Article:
When I was younger, I understood the concept of practice in the context of the Merriam Webster Dictionary definition: “to perform or work at repeatedly so as to become proficient”. As a child who participated in many sports and played multiple musical instruments, practice referred to the events I worked on to improve my technical skills. At practice, I would learn how to do better through acts of repetition and intentional change.
Eventually, I chose to centralize my practice towards my passion for dance. With my goal of becoming a professional ballet dancer, practice took on a whole new layer of meaning. I worked daily and repeatedly at a set of physical movements in ballet to improve and refine my technique. This repetition led to growth and mastery within ballet and my practice became understood as a necessary means that would result in self-improvement.
As I got older, my conception of practice began to evolve. My practice became grounded in the habitual sense of coming back to something. There was still a level of mastery that I was after, but it was more so realized as a continuous and infinite pattern that I felt compelled to return to. Year after year and almost every day, I would start again at the ballet barre where I would repeat the same series of physical movements. But the sameness of this repetition never bored me, because everyday was different and I was different everyday. Every day brought its own joys and challenges, and everyday I came back with 24 more hours of lived experience. Everything surrounding me was in a constant state of change and the stability of my daily practice became like a refuge for me, one that I could always return to and find comfort in.
As I reflect on how I approach my practice in the present, I have found that in many ways, practice is similar to a routine. The habitual nature of both concepts are the same, but practice puts an intentionality to the repetition and implies a sense of growth. The contents of our daily routines can be the same as our daily practices, but approaching our daily routines as daily practices can drastically reframe how we approach our lives. For me, practice no longer only refers to the physical practice I put into my dancing body. My daily practices encompass how I approach my life, what I eat, what time I go to sleep, how I take care of my body, and how I take care of my mind.
It seems like just yesterday, the world stopped in response to the pandemic. For the first few months of social distancing, I lost track of the days. Before I had time to perceive it, weeks had gone by. All plans were thrown out the window, and the year that marked the third decade of my life has been nothing like I originally expected. I could have spent all of my time dwelling on the lost moments and experiences, but instead I chose to see the light at the end of the tunnel. So, after giving myself time to reflect and acknowledge that my home would most likely be the center of my whole life for the rest of the year, I worked to find my motivation and passion.
At the beginning of the pandemic, things weren’t so bad, as I had school to occupy myself with. Society as a whole went on an exploration through the world of Zoom. There was frustration and even hatred towards technology, and for many learning technology has been like learning a new language. However, once we all settled into the basic framework of living in an online world, technology became the bridge connecting everyone via a virtual landscape. Lately, Zoom has been a key feature in my life. From classes to weekly meals with my friends, it seems that we are all in long-distance relationships these days. We have found a way to connect without the need for physical presence.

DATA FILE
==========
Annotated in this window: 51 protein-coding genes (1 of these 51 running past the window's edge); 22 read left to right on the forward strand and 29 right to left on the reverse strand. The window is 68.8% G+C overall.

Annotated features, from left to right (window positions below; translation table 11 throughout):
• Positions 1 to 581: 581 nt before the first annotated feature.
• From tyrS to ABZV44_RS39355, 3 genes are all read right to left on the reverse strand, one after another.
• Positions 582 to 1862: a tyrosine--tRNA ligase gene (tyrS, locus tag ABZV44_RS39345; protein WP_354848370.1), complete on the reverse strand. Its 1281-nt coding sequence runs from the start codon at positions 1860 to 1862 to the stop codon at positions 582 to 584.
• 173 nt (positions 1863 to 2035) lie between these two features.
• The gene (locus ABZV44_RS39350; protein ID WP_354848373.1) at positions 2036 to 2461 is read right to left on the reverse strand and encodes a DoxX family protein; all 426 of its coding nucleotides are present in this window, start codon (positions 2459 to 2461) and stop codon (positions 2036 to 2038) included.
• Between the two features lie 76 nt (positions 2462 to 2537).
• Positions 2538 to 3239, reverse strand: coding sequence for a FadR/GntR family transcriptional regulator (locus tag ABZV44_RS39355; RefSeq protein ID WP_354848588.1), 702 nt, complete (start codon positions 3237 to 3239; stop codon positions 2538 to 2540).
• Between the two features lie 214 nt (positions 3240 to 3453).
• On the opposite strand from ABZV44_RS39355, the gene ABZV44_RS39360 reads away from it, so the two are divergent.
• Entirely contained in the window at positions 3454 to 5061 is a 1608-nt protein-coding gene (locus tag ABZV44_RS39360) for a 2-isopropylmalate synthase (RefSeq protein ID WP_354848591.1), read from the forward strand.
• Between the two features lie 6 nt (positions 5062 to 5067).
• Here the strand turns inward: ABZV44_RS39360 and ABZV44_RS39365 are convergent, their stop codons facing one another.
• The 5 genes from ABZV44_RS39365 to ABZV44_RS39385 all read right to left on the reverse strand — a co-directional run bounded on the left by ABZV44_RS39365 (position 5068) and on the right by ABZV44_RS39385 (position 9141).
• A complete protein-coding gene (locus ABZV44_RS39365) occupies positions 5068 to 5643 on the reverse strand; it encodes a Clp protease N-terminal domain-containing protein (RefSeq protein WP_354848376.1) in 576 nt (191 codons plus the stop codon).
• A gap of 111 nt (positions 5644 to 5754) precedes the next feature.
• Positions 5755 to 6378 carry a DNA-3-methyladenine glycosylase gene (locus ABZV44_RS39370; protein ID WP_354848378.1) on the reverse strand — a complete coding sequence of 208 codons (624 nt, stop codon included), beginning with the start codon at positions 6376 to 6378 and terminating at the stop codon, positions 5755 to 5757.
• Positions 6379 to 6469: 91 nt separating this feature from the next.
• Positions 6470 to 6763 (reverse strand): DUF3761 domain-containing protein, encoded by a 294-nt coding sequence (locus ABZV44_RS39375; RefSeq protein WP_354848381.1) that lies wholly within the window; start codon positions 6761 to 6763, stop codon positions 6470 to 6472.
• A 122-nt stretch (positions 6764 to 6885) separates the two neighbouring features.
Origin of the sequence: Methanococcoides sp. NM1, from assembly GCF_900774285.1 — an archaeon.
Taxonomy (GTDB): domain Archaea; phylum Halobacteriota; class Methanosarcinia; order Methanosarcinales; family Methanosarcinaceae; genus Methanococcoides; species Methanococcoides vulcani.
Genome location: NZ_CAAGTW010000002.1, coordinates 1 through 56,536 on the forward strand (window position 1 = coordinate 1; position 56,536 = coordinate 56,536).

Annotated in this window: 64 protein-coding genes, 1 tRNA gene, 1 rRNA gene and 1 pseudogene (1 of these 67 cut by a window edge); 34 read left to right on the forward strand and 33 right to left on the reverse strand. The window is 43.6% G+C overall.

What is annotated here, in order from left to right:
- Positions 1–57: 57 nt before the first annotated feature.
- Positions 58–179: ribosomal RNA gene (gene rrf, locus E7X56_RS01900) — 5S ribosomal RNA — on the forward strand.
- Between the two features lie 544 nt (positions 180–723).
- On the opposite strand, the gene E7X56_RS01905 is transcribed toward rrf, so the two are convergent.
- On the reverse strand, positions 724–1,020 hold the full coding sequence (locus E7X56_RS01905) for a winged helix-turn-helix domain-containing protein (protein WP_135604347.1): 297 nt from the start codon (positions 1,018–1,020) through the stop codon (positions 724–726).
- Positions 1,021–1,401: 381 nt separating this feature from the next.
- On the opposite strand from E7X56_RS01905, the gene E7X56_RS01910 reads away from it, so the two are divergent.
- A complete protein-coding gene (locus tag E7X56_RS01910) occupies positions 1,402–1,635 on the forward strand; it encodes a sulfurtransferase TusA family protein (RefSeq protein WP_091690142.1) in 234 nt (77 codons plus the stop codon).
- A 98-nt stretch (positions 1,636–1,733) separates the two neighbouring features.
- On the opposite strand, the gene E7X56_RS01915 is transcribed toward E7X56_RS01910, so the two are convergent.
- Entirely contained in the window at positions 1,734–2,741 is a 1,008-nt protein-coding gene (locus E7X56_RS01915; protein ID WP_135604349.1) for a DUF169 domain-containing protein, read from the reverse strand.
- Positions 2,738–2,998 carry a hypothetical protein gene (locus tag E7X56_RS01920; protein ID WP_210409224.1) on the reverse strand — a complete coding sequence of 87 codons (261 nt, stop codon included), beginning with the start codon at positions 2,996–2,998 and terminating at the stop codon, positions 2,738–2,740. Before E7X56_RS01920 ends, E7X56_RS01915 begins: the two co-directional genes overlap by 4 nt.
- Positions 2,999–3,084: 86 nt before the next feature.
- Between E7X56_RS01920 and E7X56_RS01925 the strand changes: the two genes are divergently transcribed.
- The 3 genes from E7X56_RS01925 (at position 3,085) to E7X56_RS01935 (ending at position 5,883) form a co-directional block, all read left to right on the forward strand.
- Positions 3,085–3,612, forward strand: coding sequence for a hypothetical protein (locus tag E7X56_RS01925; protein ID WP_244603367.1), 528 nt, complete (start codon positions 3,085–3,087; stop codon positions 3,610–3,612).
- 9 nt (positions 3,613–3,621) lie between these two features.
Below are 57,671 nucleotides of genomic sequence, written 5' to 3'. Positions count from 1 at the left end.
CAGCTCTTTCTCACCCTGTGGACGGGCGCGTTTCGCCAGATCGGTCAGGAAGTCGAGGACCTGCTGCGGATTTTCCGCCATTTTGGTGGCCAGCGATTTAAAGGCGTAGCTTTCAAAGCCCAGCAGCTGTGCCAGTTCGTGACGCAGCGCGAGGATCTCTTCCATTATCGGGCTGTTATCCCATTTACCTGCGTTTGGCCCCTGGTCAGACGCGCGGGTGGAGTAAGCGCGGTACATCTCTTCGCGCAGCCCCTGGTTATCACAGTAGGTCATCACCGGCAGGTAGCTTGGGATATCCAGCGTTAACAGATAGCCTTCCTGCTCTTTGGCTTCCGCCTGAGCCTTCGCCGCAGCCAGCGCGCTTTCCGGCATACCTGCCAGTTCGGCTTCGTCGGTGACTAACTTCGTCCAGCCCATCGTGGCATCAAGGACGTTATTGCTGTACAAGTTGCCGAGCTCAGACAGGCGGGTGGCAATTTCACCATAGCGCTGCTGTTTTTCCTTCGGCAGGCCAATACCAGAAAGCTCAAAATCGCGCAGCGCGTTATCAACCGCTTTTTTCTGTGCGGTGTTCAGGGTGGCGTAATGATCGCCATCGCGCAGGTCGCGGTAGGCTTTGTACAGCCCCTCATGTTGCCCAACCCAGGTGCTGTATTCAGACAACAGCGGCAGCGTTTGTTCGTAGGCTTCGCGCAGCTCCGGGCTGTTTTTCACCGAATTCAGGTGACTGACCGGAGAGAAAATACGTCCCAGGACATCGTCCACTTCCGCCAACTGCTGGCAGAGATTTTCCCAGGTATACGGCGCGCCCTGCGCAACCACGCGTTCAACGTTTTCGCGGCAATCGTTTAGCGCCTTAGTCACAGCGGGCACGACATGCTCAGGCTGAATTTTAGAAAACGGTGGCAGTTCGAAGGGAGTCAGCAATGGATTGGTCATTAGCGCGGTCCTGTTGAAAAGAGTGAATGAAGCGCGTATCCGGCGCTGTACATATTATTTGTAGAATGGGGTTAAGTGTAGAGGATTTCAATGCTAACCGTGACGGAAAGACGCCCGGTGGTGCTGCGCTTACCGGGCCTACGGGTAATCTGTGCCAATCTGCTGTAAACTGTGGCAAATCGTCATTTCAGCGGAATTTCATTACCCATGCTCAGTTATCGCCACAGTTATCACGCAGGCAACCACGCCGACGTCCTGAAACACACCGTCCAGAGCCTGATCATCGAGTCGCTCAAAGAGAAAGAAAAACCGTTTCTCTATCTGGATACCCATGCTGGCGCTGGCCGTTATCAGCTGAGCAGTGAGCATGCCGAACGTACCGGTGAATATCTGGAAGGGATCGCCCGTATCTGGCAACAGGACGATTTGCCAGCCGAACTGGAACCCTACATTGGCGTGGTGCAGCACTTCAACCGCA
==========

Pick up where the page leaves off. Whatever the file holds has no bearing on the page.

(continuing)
What is it exactly that enables us to leave our beds every morning? What is it that motivates us to perform daily tasks such as school, homework, studying, work, chores, etc.? In the midst of a now year-long global pandemic, how are we still able to function? In each of us, there exists a trait called resilience that is the driving force behind our decisions to perform our daily tasks even while the world outside is undergoing a chaotic time. Resilience means that while we may have a million things happening either directly to us or around us, we are able to still carry on with our responsibilities. We do this by prioritizing certain tasks as essential duties meaning that we are so bound and determined to follow through on our decision(s), we will ignore all other things attempting to distract us from our priorities. So why is this important?
The reason why I chose to write this article on resilience is because I strongly feel that we have an issue with recognizing and acknowledging our own resilience, and therefore we do not give ourselves the credit and acknowledgment we deserve. Prioritizing certain tasks and events over others, even while the world may be falling apart around us, is no small feat. I firmly believe that we owe it to ourselves to recognize our resilience in the daily, seemingly insignificant decisions that we make. By choosing to recognize our resilience and give ourselves credit, we are making the decision to show ourselves self-care. We are also feeding our confidence and self-esteem in a healthy way.
How can we recognize and acknowledge our resilience? Personally, I try to be mindful of the fact that every decision I make is important and give myself credit for prioritizing things even if they are small such as getting out of bed, attending class, and opening up my textbook to study for my exam. I recommend that you do the same: Give credit to yourself for every decision you make even if it seems small, getting out of bed when the world is falling to pieces and showing up to your Zoom lecture to take notes and listen are no easy tasks.